Busting Myths About Your Pelvic Floor

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Are discussions with your friends your only source of information about the pelvic floor? Are you interested in learning more about pelvic floor health? Do you want to know the truth about common pelvic floor myths? 

Pelvic floor problems are not uncommon. Fortunately, with recent advancements in physiotherapy, surgery is not the only solution for pelvic health problems. By incorporating good health practices, these problems can be avoided. 

The pelvic floor is made up of muscles that support internal organs. The pelvic floor muscles regulate the functioning of your bladder and bowel, and pelvic floor dysfunction can be a source of significant discomfort and unease among individuals. 

Reliable and accurate information can help dispel myths about the pelvic floor. Read on to learn about the three most common pelvic floor myths and the truth about them. 

Myth 1: Only Women Experience Pelvic Floor Dysfunction

It is a well-known fact that pelvic floor dysfunction is more common in women. This is because one of the most common causes of pelvic floor dysfunction is the stress of childbirth. In addition, the shape of the female pelvis and genetic predisposition to pelvic floor dysfunction also plays a role in this gender disparity. 

However, this does not mean that men do not experience pelvic floor dysfunction. Prolonged constipation and trauma to the pelvic floor can also cause pelvic floor dysfunction in men. Pelvic floor disorders in men can present similarly to women, and men may also experience pain during erection and ejaculation due to pelvic floor abnormalities. 

Myth 2: Kegels Will Fix All Your Pelvic Health Concerns

Kegels are pelvic floor exercises that seek to reinforce and strengthen the pelvic floor. Although Kegels are effective when dysfunction results from the weakness of pelvic floor muscles, they are not the solution to every pelvic health problem. 

In some instances, Kegels can be counterproductive. For example, in addition to pelvic floor weakness, continuous contractions and spasms of the pelvic floor can also cause dysfunction. Kegels can actually worsen pelvic floor spasms and negatively affect bowel and bladder function.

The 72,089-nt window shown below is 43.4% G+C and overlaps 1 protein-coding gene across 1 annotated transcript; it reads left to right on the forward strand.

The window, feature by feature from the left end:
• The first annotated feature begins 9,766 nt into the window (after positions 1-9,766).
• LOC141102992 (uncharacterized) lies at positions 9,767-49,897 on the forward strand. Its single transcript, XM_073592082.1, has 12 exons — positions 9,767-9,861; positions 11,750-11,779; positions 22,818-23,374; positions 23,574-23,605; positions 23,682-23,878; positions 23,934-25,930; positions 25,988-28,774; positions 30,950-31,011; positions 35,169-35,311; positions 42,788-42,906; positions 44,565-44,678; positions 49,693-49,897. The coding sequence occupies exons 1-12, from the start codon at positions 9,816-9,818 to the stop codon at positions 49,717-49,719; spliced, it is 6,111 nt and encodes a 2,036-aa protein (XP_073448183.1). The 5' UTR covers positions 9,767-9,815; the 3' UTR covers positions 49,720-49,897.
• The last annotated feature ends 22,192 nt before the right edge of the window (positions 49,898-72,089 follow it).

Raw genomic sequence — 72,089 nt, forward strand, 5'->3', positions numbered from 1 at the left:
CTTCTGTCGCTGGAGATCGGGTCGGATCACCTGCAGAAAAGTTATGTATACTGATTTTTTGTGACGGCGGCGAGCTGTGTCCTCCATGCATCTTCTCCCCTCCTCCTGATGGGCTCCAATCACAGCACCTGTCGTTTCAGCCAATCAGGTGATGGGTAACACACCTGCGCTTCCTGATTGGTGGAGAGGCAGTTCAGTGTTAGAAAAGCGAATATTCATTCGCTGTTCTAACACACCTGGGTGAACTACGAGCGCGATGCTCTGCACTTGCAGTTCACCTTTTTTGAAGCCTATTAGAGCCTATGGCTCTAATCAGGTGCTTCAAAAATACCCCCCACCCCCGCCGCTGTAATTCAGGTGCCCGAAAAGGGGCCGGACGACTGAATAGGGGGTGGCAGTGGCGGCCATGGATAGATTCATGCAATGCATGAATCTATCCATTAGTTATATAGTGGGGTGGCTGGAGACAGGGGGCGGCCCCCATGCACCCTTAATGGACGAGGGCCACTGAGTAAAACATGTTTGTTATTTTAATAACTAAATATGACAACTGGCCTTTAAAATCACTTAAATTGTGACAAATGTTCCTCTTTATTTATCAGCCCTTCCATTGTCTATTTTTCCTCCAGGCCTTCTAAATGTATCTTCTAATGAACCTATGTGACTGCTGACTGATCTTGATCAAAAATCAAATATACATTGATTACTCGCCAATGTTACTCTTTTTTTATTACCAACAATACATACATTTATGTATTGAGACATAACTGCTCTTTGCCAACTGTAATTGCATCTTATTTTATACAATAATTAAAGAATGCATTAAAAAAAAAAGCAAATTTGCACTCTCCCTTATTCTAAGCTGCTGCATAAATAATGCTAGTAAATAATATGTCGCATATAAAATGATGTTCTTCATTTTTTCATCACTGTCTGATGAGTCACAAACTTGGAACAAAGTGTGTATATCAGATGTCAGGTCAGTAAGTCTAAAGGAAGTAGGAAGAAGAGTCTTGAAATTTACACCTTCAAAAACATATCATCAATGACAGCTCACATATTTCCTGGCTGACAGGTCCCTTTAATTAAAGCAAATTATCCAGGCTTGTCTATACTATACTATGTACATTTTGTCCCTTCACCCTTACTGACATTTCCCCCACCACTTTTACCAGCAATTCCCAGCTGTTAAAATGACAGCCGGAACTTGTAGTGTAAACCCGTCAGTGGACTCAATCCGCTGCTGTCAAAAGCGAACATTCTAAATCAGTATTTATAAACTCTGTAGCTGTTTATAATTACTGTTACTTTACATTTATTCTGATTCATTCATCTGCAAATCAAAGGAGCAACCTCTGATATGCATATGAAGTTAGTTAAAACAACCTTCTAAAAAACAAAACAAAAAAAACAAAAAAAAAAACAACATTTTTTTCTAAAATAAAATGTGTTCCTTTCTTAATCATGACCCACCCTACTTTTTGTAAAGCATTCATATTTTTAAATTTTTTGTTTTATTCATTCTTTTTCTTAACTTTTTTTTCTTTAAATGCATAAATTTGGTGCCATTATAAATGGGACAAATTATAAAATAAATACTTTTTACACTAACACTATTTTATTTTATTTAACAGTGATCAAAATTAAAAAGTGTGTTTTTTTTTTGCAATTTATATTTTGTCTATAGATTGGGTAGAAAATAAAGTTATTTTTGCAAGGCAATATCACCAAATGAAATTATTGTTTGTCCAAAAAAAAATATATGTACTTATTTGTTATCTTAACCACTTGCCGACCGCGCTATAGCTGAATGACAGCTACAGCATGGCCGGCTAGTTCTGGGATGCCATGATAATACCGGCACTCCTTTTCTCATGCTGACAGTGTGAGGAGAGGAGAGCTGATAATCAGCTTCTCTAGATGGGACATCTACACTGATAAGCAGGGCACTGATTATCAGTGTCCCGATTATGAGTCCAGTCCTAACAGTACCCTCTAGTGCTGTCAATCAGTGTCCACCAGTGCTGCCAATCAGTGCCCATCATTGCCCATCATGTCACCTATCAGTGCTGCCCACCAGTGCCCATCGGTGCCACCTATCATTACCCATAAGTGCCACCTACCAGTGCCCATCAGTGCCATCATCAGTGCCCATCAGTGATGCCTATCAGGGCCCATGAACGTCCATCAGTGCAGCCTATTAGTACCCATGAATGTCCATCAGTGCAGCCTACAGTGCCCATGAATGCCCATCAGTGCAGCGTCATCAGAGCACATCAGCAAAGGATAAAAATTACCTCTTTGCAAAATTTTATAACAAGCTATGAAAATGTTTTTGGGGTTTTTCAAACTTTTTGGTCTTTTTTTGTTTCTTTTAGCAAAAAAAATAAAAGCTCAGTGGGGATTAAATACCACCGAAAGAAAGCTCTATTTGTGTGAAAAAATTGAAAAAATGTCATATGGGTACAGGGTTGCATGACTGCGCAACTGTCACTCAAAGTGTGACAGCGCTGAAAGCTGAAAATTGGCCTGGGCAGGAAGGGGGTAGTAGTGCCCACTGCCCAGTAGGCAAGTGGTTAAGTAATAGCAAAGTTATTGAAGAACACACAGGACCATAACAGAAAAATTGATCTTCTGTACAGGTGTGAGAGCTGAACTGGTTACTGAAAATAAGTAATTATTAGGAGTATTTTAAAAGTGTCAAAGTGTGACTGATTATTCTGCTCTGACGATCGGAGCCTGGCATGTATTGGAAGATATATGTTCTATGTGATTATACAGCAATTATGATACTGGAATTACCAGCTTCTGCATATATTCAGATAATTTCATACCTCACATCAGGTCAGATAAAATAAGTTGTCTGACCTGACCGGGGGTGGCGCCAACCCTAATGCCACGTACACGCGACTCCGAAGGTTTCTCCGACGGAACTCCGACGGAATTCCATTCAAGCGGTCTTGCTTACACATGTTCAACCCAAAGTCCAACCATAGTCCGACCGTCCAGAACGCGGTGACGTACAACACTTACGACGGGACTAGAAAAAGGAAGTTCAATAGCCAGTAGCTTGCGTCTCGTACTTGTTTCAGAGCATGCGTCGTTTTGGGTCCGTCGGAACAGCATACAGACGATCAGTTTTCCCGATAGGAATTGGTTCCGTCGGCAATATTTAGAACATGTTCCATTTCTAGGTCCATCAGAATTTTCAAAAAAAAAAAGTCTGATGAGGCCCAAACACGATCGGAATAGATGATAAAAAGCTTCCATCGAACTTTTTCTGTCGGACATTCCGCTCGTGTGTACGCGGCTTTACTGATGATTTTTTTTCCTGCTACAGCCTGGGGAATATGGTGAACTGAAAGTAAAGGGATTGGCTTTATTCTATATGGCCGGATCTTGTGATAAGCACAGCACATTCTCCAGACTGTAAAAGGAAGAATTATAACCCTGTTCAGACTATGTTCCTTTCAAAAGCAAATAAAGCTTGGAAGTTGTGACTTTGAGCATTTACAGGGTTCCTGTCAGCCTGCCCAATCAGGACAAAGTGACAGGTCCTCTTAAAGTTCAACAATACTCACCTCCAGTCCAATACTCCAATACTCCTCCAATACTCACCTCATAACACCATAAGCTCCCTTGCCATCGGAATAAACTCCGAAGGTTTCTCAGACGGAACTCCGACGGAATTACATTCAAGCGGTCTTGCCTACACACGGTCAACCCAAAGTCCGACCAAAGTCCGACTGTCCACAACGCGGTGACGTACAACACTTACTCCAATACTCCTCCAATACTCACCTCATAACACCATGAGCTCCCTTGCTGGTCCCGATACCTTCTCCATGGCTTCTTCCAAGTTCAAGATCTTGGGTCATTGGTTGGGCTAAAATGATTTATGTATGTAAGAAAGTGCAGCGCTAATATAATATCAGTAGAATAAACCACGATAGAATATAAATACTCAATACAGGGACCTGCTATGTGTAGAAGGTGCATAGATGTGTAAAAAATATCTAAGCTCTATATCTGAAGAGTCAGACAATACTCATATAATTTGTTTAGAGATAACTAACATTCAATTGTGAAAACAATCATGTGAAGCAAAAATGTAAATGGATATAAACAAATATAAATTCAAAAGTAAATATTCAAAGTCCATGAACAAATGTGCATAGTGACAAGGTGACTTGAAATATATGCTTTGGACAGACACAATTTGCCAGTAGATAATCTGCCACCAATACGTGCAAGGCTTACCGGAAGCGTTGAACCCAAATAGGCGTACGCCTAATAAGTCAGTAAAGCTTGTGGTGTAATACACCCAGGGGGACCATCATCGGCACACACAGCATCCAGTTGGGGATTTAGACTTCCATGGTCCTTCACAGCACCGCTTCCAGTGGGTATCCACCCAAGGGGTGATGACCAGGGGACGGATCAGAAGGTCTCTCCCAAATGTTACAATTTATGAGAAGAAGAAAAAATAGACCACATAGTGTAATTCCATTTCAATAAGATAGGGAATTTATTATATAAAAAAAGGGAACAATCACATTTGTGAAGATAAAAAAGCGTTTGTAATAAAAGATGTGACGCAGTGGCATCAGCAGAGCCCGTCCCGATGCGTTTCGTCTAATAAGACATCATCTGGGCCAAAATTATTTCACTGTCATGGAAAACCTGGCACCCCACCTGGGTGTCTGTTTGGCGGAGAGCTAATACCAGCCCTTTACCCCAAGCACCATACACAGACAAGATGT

In other instances, Kegels may be ineffective in addressing underlying pelvic health problems due to the lack of neuromuscular coordination amongst muscles. In other words, the muscles do not function well together and are out of sync with each other. Here, Kegels are completely ineffective in addressing pelvic health concerns. 

Myth 3: An Individual’s Lifestyle/Habit Does not Affect Urinary and Bowel Dysfunction

While it is widely believed that pelvic floor physiotherapy can undo unhealthy lifestyle habits, this is simply not true. Good lifestyle habits are imperative for the healthy functioning of the pelvic floor. 

Chronic constipation resulting from consuming processed foods and not drinking enough water can lead to pelvic floor ailments. This is because excessive straining due to constipation can damage and weaken the pelvic floor. Consuming a more natural diet that is rich in fibre and adequately hydrating can help prevent these problems. 

Similarly, urinating too often, either habitually or due to caffeinated drinks, can also strain and weaken the pelvic floor. You should limit the intake of such beverages and urinate only when you have to. This minimizes the strain on your pelvic floor and helps you avoid problems in the future. 

Want To Learn More About The Pelvic Floor?

The pelvic floor is a broad topic, and these myths scratch the surface. If you suffer from pelvic floor problems or want to learn more about pelvic floor health, the trained professionals at Intrinsi’s wellness and rehabilitation facility in Calgary can help. Call 403-229-9214 or visit our website to book an appointment.

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